Scoliosis

Many different forms of scoliosis exists, but the adolescent idiopathic scoliosis is present in 2 to 4 percent of children between 10 and 16 years of age (Reamy et Slakey 2001). Of these, only 10% have curve progression requiring medical intervention (Miller 1999). The girl:boys ratio for small curves is equal but increases to a ratio of 10 girls for every one boy with curves greater than 30 degrees (Roach 1999). The incidence of chronic pain is three times higher in scoliosis patients than in the normal population (Grivas et al. 2006).

Scoliosis can simply be defined as a lateral curvature of the spine (Magee 2006), but the deformity is far more complex and has to be observed in three dimensions/plans for adequate deformity measurements and deformity quantification (Asher et al. 2006). The Scoliosis Research Society defines scoliosis as a curvature of the spine measuring 10 degrees or greater on x-ray. The term “Cobb Angle” is used worldwide to measure and quantify the magnitude of spinal deformities. The most obvious abnormality is in the frontal plane, however the rotation of the vertebrae makes it a three-dimensional deformity (Eurospine 2007). Basically, there are two types of scoliosis, non-structural scoliosis and structural scoliosis, which manifests itself by the presence of bony deformity (Magee 2006). A structural scoliosis gives range of motion problems, and the curve does not disappear with forward flexion. It can be progressive, contrary to non-structural scoliosis. Here, the spine shows segmental limitations, but side bending is symmetrical and the curve disappears with forward flexion. This type of scoliosis is found in all three spine areas (Magee 2006).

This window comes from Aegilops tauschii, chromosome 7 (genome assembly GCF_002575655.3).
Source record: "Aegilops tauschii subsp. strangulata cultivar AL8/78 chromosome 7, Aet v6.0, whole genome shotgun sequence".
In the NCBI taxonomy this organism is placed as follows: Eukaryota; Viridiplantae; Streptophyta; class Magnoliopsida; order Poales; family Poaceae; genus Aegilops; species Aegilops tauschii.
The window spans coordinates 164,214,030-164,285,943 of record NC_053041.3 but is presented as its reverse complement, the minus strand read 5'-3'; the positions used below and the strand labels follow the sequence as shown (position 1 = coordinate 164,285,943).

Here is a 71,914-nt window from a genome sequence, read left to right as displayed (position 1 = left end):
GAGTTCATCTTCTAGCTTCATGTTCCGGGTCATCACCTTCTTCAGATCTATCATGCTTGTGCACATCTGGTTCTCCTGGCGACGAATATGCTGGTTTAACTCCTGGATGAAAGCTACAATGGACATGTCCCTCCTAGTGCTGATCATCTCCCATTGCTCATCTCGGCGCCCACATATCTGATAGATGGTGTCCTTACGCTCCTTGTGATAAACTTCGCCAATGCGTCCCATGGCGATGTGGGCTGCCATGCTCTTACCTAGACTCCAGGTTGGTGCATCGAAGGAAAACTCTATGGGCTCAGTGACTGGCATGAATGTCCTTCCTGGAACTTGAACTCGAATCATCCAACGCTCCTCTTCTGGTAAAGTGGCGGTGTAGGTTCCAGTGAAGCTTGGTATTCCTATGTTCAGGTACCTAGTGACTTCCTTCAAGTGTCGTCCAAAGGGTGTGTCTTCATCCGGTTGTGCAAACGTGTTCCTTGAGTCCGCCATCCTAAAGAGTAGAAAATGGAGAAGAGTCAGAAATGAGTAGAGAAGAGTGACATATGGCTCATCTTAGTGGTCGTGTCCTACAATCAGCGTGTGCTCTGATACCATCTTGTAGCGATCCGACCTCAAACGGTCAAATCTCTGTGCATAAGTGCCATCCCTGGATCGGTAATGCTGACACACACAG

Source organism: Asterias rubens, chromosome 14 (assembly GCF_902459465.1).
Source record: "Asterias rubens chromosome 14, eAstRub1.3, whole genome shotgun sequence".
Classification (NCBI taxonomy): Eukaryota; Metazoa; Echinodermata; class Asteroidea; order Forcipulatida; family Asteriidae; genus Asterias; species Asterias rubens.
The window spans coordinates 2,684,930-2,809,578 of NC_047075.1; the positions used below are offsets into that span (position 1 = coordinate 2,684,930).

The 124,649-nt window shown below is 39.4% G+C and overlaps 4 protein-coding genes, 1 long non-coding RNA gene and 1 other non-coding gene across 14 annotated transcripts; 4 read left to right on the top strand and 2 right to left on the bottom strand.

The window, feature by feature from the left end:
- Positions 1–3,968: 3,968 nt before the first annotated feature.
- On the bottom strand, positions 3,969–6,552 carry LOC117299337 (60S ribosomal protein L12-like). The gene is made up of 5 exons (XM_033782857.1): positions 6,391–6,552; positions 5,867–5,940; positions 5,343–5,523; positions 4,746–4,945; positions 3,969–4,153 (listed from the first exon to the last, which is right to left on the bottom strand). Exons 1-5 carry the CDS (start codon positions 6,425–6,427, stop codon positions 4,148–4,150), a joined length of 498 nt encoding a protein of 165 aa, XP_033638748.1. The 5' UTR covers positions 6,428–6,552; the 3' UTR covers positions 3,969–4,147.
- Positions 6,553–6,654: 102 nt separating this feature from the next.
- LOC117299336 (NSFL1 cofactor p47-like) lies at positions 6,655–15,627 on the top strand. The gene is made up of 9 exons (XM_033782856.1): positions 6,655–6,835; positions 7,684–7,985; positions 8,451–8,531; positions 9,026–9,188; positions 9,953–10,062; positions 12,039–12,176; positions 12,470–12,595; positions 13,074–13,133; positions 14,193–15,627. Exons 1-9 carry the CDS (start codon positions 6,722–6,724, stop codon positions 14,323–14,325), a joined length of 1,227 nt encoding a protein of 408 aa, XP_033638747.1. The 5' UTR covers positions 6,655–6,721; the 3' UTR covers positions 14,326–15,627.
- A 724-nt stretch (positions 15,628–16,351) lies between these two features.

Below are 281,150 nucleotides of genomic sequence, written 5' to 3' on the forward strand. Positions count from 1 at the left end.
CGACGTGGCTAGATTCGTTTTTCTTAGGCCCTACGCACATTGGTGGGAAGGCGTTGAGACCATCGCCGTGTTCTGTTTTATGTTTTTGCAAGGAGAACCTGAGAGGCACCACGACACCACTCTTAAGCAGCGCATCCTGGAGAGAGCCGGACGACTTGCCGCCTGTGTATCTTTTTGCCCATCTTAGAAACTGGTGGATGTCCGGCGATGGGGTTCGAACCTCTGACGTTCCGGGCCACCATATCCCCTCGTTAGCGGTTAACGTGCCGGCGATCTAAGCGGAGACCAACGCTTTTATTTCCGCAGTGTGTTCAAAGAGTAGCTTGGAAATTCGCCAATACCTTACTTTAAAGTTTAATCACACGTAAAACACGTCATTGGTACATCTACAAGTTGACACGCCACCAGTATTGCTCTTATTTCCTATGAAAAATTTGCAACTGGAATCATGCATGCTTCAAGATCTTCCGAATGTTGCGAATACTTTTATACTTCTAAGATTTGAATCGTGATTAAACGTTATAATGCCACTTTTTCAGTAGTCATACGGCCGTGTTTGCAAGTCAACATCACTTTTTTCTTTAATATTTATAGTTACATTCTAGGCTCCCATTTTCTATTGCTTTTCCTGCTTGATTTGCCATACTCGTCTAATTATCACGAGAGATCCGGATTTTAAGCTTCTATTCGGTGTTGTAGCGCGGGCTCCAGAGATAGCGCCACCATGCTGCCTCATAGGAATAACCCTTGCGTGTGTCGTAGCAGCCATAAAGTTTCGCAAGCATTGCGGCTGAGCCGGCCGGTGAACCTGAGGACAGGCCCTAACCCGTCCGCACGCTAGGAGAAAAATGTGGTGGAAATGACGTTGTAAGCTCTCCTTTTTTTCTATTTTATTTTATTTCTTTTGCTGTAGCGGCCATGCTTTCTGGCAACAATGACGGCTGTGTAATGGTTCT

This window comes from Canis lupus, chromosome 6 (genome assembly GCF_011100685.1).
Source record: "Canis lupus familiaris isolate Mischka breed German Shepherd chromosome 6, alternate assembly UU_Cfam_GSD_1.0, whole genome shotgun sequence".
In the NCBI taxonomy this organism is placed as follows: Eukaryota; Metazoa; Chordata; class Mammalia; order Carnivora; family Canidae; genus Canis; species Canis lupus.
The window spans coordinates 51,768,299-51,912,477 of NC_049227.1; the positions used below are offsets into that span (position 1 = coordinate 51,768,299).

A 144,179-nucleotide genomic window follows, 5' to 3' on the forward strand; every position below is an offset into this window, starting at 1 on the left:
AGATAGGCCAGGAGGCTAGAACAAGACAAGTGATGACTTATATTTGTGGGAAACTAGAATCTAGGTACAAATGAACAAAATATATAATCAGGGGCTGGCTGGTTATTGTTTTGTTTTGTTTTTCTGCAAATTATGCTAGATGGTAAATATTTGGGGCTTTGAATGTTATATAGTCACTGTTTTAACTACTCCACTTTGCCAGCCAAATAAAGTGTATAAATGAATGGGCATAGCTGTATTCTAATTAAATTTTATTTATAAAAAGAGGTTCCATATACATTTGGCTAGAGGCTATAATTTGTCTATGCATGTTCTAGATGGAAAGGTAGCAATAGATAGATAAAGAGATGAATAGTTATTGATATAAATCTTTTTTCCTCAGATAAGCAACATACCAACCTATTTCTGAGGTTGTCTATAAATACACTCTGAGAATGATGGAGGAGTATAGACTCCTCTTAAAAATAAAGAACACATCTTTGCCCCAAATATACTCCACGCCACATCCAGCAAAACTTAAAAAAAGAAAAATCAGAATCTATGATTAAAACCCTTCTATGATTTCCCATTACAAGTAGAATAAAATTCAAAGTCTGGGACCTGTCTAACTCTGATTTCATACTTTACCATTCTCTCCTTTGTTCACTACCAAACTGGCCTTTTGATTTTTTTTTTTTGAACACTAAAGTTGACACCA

The cause of most scoliosis is unknown and since about 1922 such patients have been diagnosed as having idiopathic scoliosis (Kleinberg 1922). According to Prof. Dr. Harms (2007) and to Weiss (2012), 80%-90% of all scoliosis are idiopathic, while Magee (2006) states that 75%-85% of all structural scoliosis are idiopathic. Scoliosis is further classified in different categories according to age of onset (e.g. infantile, juvenile, adolescent, adult) or to its cause (congentital, neuromuscular, acquired, degenerative etc.) but explaining the differences goes beyond the scope of this paper. Secondary causes of scoliosis include inherited disorders of connective tissue (such as Marfan syndrome, Homocystinuria…), neurologic disorders (such as syringomyelia, spinal tumor, neurofibromatosis, muscular dystrophy, cerebral palsy…) or musculoskeletal problems (including leg length discrepancy, developmental dysplasia of the hip…) (Reamy et Slakey 2001). Scoliosis can be progressive, the main determinants of progression are patient gender, future growth potential and the curve magnitude at the time of diagnosis (Miller 1999).

Patient History

Assessment

Treatment

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